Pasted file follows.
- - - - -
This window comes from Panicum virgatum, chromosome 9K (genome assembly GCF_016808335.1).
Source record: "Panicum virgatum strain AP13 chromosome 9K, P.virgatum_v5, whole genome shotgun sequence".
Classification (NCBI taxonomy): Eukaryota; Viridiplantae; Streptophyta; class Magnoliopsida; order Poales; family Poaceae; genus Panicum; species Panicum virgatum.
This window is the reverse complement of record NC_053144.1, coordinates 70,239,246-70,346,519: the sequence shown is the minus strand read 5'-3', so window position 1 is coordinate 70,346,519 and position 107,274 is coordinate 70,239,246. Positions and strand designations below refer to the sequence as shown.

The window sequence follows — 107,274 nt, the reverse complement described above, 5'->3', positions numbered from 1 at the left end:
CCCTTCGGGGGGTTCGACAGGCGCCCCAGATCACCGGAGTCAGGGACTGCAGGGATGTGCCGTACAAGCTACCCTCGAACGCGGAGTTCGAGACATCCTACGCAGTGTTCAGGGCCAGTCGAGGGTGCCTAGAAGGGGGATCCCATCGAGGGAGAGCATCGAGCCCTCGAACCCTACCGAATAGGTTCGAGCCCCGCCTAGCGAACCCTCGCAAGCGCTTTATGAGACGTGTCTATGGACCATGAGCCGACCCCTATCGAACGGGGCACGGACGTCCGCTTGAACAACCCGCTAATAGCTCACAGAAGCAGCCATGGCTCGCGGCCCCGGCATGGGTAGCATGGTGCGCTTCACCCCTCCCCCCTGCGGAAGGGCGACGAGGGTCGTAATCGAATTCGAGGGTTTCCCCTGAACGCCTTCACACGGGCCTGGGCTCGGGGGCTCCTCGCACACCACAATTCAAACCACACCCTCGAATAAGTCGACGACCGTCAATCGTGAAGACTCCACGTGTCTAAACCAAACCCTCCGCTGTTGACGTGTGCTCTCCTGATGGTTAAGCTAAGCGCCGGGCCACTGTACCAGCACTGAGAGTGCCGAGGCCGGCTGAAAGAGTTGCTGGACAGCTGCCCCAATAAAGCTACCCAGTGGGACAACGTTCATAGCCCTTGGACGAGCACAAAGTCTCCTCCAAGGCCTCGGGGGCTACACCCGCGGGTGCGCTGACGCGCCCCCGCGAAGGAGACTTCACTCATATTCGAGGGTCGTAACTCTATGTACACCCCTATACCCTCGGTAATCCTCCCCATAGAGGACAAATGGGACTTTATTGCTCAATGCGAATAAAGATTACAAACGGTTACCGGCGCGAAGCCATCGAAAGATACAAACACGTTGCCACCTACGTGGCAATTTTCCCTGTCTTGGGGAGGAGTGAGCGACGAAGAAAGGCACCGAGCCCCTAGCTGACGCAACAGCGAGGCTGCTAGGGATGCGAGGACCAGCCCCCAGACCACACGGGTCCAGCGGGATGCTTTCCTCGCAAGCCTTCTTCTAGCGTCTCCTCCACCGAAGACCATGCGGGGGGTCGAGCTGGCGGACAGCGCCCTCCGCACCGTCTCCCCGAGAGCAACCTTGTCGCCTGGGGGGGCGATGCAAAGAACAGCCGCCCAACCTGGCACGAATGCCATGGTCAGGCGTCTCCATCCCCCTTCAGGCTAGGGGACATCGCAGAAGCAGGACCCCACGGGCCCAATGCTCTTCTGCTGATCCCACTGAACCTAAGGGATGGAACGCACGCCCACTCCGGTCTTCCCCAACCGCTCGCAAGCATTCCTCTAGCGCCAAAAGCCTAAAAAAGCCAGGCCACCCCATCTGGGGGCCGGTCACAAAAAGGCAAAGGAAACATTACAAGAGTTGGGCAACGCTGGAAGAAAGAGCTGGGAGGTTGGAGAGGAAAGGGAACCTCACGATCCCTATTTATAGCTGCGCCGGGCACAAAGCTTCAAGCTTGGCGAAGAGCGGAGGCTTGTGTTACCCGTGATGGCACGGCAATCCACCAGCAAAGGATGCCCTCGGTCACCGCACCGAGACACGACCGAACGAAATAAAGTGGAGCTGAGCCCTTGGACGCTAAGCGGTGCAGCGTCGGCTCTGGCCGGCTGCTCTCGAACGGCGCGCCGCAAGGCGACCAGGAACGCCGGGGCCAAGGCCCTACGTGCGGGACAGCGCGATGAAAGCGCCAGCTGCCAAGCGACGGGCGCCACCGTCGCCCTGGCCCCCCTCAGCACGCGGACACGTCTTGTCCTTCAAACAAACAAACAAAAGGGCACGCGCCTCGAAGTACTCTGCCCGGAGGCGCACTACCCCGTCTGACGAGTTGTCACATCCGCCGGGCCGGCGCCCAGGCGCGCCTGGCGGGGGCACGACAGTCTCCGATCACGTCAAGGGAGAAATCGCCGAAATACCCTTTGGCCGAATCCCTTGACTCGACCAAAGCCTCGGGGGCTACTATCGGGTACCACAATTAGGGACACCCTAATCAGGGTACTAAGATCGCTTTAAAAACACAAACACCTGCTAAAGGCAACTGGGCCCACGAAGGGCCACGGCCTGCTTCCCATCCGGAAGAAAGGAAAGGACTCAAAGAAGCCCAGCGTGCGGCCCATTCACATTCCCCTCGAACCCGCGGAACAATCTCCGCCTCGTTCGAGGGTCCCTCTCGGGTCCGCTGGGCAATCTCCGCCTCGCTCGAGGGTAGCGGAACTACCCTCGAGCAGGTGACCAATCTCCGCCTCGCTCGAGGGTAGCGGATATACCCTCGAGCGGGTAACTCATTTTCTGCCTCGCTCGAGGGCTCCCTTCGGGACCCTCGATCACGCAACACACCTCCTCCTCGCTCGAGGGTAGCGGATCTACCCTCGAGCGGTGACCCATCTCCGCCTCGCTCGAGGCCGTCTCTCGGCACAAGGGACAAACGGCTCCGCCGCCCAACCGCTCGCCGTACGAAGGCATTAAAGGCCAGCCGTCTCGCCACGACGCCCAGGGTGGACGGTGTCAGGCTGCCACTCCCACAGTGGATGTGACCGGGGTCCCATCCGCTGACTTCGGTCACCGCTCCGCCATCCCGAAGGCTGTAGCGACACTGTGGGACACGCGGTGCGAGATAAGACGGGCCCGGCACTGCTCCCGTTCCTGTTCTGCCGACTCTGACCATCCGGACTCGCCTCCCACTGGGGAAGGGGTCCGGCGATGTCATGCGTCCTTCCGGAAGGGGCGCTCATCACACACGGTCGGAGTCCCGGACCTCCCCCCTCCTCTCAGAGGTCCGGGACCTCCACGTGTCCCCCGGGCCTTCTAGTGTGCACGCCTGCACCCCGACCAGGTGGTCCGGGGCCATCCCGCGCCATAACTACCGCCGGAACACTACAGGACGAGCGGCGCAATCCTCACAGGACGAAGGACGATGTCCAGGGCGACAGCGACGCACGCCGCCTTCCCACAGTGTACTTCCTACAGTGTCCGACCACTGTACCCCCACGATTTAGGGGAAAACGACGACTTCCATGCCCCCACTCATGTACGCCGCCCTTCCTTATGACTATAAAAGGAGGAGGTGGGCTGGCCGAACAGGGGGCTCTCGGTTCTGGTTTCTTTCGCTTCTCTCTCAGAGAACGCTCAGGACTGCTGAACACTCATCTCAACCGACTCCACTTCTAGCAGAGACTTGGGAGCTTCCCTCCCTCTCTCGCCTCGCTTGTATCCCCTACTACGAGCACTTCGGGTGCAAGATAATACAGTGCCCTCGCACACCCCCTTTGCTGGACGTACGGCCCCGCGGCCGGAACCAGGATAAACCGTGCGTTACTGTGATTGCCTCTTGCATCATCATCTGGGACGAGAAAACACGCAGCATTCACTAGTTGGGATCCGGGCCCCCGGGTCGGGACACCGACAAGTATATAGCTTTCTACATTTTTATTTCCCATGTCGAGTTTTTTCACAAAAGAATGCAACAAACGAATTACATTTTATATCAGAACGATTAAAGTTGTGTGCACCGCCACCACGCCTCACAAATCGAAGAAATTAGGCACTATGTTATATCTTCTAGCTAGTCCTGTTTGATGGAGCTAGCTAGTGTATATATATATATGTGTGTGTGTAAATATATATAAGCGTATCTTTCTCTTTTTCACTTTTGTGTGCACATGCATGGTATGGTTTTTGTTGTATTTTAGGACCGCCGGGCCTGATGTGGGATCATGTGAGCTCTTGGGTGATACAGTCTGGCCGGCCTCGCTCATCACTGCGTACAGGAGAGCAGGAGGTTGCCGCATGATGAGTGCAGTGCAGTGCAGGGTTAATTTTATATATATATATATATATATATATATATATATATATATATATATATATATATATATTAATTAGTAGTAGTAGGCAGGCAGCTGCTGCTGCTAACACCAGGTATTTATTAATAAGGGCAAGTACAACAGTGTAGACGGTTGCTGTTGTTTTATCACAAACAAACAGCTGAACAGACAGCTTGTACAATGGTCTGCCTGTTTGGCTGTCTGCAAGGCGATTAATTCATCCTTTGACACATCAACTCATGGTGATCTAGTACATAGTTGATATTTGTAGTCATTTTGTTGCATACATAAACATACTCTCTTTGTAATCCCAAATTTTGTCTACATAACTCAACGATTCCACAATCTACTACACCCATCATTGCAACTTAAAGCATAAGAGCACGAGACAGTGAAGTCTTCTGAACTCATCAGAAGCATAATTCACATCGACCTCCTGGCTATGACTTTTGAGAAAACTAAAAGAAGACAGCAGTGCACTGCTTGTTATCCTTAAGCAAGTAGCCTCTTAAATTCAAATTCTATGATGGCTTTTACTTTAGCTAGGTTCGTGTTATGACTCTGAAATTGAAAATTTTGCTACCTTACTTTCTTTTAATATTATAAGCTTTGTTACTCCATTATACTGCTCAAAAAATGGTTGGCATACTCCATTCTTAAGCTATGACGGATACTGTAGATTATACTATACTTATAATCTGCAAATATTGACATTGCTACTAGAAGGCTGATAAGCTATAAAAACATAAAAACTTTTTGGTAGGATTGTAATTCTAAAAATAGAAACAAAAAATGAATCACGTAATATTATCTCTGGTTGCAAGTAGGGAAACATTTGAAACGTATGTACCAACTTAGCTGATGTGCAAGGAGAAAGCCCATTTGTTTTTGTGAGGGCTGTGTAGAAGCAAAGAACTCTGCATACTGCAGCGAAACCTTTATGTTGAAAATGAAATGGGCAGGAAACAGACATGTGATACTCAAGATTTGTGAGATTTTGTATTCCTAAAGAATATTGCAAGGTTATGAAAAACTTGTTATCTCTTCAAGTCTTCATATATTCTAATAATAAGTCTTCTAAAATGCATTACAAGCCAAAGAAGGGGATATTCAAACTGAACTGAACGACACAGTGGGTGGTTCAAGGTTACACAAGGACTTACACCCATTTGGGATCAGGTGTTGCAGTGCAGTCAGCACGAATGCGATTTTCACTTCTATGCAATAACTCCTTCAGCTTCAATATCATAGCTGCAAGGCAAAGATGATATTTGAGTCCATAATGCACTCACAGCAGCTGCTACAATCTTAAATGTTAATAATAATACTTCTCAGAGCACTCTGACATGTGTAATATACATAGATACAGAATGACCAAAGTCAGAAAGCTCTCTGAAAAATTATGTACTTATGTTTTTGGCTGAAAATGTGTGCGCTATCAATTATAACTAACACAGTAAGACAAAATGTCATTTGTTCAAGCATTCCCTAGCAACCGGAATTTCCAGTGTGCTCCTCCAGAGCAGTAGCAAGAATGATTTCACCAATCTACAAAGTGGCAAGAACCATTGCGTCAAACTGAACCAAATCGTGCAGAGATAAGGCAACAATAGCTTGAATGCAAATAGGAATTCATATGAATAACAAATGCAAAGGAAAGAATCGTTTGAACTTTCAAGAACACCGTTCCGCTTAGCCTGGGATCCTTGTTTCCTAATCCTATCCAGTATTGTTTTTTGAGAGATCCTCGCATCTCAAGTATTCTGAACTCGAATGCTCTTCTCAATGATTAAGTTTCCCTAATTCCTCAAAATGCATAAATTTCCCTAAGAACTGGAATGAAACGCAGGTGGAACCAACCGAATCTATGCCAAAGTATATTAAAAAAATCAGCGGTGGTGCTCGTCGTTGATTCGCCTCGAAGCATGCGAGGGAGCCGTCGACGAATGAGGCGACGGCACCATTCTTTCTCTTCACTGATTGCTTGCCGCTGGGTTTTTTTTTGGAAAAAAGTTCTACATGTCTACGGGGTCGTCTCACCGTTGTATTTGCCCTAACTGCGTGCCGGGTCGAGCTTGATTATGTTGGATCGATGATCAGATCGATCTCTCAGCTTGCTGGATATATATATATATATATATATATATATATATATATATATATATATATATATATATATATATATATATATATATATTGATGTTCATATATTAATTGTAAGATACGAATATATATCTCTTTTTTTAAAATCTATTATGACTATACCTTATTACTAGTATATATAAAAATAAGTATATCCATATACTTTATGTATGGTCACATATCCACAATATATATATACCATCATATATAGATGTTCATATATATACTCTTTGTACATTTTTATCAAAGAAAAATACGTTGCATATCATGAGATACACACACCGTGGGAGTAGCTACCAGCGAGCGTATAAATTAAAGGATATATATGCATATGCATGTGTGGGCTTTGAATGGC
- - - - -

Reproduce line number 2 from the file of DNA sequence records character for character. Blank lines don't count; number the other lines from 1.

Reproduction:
Source record: "Panicum virgatum strain AP13 chromosome 9K, P.virgatum_v5, whole genome shotgun sequence".